The government intervenes in housing markets in different ways and for different reasons. This course is designed to explore why the federal and local government in the U.S. intervene in housing markets and what forms these interventions take. Specifically, students will learn about: the mechanisms that drive both the supply and demand for housing; how U.S. housing policy has changed over time; factors that affect the production, distribution, and location of housing; the social and economic impact of housing on households and neighborhoods; the equity implications of housing policies. This course will place particular emphasis on low-income rental housing. By the end of this class students will have a firm understanding of U.S. housing policy and be able to engage in a meaningful debate about future challenges and opportunities in the U.S. housing market and the implications of different policy interventions. Ultimately, this course will provide students the conceptual tools necessary to evaluate, formulate, and implement housing policy.

Taught by: Chapple

Course usually offered in fall term

Activity: Seminar

1 Course Unit

CPLN 650 Transportation Planning Methods

This course introduces students to the development and uses of the 4-step urban transportation model (trip generation-trip distribution-mode choice-traffic assignment) for community and metropolitan mobility planning. Using the VISUM transportation desktop planning package, students will learn how to build and test their own models, apply them to real projects, and critique the results.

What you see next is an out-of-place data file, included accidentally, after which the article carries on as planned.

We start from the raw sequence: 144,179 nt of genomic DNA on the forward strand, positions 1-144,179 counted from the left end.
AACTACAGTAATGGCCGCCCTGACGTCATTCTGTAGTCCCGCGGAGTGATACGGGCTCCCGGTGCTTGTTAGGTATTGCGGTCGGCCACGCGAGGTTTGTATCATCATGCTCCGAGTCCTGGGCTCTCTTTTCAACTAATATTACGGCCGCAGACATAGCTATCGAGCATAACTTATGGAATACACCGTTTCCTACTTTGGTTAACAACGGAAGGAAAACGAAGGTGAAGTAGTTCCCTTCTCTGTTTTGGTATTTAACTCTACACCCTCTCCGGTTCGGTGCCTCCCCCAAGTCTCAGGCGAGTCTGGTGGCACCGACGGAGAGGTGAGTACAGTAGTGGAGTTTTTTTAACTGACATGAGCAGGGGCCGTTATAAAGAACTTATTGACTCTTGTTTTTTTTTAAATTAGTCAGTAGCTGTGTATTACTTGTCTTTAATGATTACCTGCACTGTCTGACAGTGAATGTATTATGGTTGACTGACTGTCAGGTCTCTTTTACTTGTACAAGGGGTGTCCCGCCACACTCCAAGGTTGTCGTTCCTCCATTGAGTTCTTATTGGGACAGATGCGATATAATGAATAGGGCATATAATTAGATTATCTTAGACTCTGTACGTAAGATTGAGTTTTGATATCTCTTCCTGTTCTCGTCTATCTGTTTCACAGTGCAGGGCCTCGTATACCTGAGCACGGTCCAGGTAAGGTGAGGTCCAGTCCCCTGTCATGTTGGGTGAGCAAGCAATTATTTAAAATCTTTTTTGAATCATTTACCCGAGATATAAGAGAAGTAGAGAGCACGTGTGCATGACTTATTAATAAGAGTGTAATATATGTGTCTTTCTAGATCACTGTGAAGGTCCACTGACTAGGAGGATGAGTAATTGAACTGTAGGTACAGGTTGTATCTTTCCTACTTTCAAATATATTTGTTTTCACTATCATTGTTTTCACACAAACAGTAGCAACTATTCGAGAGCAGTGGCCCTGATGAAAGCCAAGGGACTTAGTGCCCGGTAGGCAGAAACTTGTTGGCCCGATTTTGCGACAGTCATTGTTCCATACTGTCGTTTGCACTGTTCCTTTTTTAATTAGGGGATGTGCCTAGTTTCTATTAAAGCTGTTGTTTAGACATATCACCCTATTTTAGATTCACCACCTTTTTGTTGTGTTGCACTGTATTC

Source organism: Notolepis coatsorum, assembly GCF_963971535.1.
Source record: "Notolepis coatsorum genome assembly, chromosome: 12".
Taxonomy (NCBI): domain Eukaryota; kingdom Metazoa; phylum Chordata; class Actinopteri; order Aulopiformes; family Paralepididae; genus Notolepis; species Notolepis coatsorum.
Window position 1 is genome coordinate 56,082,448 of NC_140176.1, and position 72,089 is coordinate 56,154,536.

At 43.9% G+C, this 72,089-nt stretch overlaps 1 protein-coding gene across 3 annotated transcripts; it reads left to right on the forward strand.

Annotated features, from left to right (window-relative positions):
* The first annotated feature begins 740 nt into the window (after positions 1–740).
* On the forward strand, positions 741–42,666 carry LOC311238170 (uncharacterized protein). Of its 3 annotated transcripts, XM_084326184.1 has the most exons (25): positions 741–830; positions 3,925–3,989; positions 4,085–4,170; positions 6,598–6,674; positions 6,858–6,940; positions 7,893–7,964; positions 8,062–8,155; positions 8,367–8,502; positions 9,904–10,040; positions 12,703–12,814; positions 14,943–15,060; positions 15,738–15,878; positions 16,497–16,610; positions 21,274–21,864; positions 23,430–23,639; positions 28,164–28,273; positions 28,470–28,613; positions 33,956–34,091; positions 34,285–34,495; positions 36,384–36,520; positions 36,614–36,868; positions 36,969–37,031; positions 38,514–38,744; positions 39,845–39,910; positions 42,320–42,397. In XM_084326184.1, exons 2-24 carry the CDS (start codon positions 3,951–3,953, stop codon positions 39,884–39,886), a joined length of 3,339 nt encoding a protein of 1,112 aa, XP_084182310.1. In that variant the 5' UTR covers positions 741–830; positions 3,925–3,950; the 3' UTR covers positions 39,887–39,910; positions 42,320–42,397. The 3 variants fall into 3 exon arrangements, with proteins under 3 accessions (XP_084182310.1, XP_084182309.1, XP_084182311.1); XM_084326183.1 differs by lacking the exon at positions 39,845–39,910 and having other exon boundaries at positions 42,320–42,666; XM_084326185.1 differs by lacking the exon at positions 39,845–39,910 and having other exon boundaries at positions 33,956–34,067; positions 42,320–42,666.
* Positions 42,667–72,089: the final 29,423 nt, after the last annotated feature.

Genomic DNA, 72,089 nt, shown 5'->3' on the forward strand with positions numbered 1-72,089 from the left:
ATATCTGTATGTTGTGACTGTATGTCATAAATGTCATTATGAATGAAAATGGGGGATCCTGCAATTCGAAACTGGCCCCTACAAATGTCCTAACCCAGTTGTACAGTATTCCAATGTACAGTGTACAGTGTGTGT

Taught by: Ryerson

Course usually offered in spring term

Also Offered As: ESE 548

Prerequisites: CPLN 505 or other planning statistics course.

Activity: Lecture

1 Course Unit

CPLN 651 Public Infrastructure & Finance

This class is designed to help you develop the analytical skills necessary to understand and tackle common infrastructure problems in cities around the world, by emphasizing simple but key calculations that will help you focus on the key issues in each system, such as estimating system costs, capacity, and congestion. The first half of the class will focus on planning and engineering issues for systems for water, energy, telecommunications and large-scale transportation infrastructure such as ports and airports, but the overall emphasis will be on developing skills and tools applicable to any system. The second half of the class will focus on financing mechanisms, such as the size and structure of government investment, authority financing mechanisms, user fees, and public-private partnerships.